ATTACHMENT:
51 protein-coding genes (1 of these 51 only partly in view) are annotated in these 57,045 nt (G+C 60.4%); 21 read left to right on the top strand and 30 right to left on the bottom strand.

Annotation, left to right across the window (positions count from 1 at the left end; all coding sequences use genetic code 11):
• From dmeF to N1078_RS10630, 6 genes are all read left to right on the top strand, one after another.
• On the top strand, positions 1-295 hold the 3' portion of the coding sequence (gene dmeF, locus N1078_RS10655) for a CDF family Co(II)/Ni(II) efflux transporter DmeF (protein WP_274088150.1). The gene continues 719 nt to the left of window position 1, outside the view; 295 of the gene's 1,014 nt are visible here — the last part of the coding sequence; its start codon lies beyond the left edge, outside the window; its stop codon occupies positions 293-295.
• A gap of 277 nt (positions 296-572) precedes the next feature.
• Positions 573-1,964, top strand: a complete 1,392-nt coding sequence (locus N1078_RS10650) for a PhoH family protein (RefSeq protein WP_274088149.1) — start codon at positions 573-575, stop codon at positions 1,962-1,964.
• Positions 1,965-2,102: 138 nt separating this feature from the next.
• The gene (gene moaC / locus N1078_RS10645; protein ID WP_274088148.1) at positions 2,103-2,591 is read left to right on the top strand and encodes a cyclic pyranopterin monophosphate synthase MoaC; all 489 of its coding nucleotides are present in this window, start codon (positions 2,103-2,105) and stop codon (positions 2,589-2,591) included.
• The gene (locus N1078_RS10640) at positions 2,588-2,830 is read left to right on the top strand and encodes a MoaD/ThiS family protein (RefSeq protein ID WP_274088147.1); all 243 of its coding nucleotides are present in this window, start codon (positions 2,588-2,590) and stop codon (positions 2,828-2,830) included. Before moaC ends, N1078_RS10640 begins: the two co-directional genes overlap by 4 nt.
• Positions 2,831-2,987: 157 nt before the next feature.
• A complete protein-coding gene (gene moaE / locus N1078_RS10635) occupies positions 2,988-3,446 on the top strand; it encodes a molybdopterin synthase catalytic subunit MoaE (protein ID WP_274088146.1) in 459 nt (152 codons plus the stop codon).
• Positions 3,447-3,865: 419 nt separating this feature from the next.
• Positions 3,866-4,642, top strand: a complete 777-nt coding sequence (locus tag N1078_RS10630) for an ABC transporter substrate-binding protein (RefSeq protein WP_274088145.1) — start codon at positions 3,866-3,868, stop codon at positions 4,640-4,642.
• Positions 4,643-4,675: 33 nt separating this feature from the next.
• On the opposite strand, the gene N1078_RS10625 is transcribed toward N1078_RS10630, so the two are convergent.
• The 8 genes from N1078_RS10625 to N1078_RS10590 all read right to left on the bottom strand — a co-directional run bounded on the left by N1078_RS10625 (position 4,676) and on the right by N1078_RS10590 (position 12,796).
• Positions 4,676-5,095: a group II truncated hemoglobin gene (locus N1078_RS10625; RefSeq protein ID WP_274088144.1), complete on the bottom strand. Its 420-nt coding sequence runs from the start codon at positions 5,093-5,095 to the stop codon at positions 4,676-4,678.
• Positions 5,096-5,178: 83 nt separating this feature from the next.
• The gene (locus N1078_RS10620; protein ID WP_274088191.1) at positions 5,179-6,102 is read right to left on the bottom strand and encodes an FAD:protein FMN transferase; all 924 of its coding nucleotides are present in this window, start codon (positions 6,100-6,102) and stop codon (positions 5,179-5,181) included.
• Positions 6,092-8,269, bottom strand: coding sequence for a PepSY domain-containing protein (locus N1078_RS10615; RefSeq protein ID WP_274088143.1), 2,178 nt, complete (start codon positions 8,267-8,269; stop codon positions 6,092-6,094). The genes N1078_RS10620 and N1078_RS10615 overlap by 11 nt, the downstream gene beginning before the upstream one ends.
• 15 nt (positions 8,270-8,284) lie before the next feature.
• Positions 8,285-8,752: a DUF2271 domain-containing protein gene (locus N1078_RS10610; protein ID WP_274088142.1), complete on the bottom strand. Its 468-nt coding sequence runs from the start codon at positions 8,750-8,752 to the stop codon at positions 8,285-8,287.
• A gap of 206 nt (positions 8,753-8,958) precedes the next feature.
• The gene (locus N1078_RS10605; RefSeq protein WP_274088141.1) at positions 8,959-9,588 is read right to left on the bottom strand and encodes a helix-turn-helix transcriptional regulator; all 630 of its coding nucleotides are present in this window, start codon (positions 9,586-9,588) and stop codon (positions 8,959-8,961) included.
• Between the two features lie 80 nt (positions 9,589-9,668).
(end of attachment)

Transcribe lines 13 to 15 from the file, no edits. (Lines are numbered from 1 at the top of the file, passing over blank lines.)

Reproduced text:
• Positions 3,866-4,642, top strand: a complete 777-nt coding sequence (locus tag N1078_RS10630) for an ABC transporter substrate-binding protein (RefSeq protein WP_274088145.1) — start codon at positions 3,866-3,868, stop codon at positions 4,640-4,642.
• Positions 4,643-4,675: 33 nt separating this feature from the next.
• On the opposite strand, the gene N1078_RS10625 is transcribed toward N1078_RS10630, so the two are convergent.